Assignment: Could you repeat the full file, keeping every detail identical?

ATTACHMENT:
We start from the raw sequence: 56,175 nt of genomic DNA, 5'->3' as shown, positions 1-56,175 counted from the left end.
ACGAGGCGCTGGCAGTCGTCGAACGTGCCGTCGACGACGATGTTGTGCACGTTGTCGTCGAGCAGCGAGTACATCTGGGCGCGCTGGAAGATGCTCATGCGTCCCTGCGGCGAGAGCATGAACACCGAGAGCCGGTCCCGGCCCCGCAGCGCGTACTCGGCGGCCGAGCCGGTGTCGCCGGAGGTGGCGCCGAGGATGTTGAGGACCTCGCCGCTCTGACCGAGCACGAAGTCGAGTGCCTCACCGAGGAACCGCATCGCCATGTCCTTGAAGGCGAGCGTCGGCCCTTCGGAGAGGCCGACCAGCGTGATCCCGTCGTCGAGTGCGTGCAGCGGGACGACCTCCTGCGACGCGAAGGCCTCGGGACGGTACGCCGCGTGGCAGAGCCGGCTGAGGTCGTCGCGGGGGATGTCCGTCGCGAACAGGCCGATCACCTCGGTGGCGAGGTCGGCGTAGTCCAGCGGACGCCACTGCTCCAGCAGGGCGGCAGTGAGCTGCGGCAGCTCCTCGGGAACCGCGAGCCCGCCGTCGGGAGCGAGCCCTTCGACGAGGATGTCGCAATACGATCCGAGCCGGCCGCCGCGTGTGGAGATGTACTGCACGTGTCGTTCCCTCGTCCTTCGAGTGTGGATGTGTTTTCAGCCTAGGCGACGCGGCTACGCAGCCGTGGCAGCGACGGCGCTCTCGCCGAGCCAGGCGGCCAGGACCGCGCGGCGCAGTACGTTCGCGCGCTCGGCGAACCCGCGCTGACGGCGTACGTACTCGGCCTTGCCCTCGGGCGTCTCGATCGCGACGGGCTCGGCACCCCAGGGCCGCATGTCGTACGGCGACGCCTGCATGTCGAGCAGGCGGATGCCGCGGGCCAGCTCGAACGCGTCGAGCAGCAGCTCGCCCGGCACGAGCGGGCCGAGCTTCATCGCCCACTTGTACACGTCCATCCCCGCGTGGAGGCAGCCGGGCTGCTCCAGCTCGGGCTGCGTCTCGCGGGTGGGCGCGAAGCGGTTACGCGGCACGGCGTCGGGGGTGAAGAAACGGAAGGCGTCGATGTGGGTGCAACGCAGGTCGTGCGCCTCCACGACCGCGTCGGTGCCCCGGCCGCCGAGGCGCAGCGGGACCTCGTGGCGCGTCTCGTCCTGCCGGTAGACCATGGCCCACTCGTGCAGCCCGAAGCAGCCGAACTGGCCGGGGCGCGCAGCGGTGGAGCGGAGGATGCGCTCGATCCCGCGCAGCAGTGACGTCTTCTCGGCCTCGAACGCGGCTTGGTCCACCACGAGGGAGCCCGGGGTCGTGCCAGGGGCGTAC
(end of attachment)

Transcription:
We start from the raw sequence: 56,175 nt of genomic DNA, 5'->3' as shown, positions 1-56,175 counted from the left end.
ACGAGGCGCTGGCAGTCGTCGAACGTGCCGTCGACGACGATGTTGTGCACGTTGTCGTCGAGCAGCGAGTACATCTGGGCGCGCTGGAAGATGCTCATGCGTCCCTGCGGCGAGAGCATGAACACCGAGAGCCGGTCCCGGCCCCGCAGCGCGTACTCGGCGGCCGAGCCGGTGTCGCCGGAGGTGGCGCCGAGGATGTTGAGGACCTCGCCGCTCTGACCGAGCACGAAGTCGAGTGCCTCACCGAGGAACCGCATCGCCATGTCCTTGAAGGCGAGCGTCGGCCCTTCGGAGAGGCCGACCAGCGTGATCCCGTCGTCGAGTGCGTGCAGCGGGACGACCTCCTGCGACGCGAAGGCCTCGGGACGGTACGCCGCGTGGCAGAGCCGGCTGAGGTCGTCGCGGGGGATGTCCGTCGCGAACAGGCCGATCACCTCGGTGGCGAGGTCGGCGTAGTCCAGCGGACGCCACTGCTCCAGCAGGGCGGCAGTGAGCTGCGGCAGCTCCTCGGGAACCGCGAGCCCGCCGTCGGGAGCGAGCCCTTCGACGAGGATGTCGCAATACGATCCGAGCCGGCCGCCGCGTGTGGAGATGTACTGCACGTGTCGTTCCCTCGTCCTTCGAGTGTGGATGTGTTTTCAGCCTAGGCGACGCGGCTACGCAGCCGTGGCAGCGACGGCGCTCTCGCCGAGCCAGGCGGCCAGGACCGCGCGGCGCAGTACGTTCGCGCGCTCGGCGAACCCGCGCTGACGGCGTACGTACTCGGCCTTGCCCTCGGGCGTCTCGATCGCGACGGGCTCGGCACCCCAGGGCCGCATGTCGTACGGCGACGCCTGCATGTCGAGCAGGCGGATGCCGCGGGCCAGCTCGAACGCGTCGAGCAGCAGCTCGCCCGGCACGAGCGGGCCGAGCTTCATCGCCCACTTGTACACGTCCATCCCCGCGTGGAGGCAGCCGGGCTGCTCCAGCTCGGGCTGCGTCTCGCGGGTGGGCGCGAAGCGGTTACGCGGCACGGCGTCGGGGGTGAAGAAACGGAAGGCGTCGATGTGGGTGCAACGCAGGTCGTGCGCCTCCACGACCGCGTCGGTGCCCCGGCCGCCGAGGCGCAGCGGGACCTCGTGGCGCGTCTCGTCCTGCCGGTAGACCATGGCCCACTCGTGCAGCCCGAAGCAGCCGAACTGGCCGGGGCGCGCAGCGGTGGAGCGGAGGATGCGCTCGATCCCGCGCAGCAGTGACGTCTTCTCGGCCTCGAACGCGGCTTGGTCCACCACGAGGGAGCCCGGGGTCGTGCCAGGGGCGTAC